Mother-infant HIV transmission may occur despite an HIV-negative test early in pregnancy if the woman is infected during the pregnancy. Some have suggested that a second HIV test be considered in the third trimester [20], [21]. However, this would markedly increase the program cost and reduce its cost-effectiveness. Our analysis of HIV incidence helps shed light on this question. Assuming a second test five months after the first prenatal visit would yield about three additional HIV-positive mothers. The cost-effectiveness of both routine and selective re-testing needs to be examined. However, a study of this issue in the United States revealed that repeat testing in pregnancy would only be cost-effective if HIV incidence exceeded 1.2 per 1,000 person-years and would cost $US 819,231 per infection prevented at an incidence of 0.17 per 1,000 person-years [22]. Though the parameters related to cost in this analysis may be somewhat different in Ontario, at the HIV incidence of 0.05 per 1,000 person-years estimated in our study, it is unlikely that routine repeat testing later in pregancy would be cost-effective on Ontario.

We found a dramatic increase in prenatal HIV testing in Ontario in the 11 years following the implementation of the new screening policy, attesting to its effectiveness. Nevertheless, the results from the anonymous, unlinked component suggest that the program may not be reaching all HIV-infected women. However, this was almost nine years ago and the situation may be different now; thus, the unlinked study should be repeated. Further studies are also necessary to better understand why some women at high risk are not tested. Women who do not receive prenatal care, either because they arrive in Canada shortly before delivery or for other reasons, warrant particular attention in this regard.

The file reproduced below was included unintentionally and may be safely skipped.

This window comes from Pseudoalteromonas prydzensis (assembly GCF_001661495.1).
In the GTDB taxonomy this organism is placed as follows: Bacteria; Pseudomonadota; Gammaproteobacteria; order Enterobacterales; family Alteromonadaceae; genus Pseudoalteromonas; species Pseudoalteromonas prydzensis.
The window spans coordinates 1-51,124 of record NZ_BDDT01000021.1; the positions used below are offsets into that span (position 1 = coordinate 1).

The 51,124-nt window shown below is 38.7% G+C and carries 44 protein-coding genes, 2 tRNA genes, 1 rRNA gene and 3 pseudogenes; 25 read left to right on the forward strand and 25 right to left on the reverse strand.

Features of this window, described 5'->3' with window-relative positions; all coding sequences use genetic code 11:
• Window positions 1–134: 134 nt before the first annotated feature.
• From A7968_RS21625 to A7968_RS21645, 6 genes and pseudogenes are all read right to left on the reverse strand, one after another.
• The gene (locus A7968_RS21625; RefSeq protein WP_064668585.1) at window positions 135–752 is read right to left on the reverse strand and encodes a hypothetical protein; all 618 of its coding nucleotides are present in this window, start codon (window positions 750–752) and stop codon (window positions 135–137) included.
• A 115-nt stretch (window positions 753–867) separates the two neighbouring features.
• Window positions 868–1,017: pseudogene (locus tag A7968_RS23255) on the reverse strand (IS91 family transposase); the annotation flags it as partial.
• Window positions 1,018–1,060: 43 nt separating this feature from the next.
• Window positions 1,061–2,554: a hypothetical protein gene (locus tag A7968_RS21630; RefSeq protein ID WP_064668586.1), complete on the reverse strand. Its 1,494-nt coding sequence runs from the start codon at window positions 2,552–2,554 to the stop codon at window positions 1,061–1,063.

The authors wish to thank Mark Fisher and Keyi Wu who helped to program the unlinked study and the analytic outputs. Drs. Liviana Calzavara, Evelyn Wallace, Peggy Millson and Elizabeth Rea provided advice during the planning stages of the study. We would also like to thank Drs. Patricia O'Campo, Lindy Samson and Lynne Leonard of the Prenatal Evaluation Working Group who provided critical comments on an earlier version of the manuscript.

Author Contributions

Conceived and designed the experiments: RSR RWHP SMK CM. Performed the experiments: RSR MFM EW CS CM. Analyzed the data: RSR RWHP MFM EW LV. Wrote the paper: RSR RWHP NSD CM. Coordinated the implementation of the study: MFM EW LV. Carried out a literature review and helped to prepare an earlier version of the manuscript: NSD. Supervised the laboratory aspects of the routine and unlinked HIV testing: CS CM.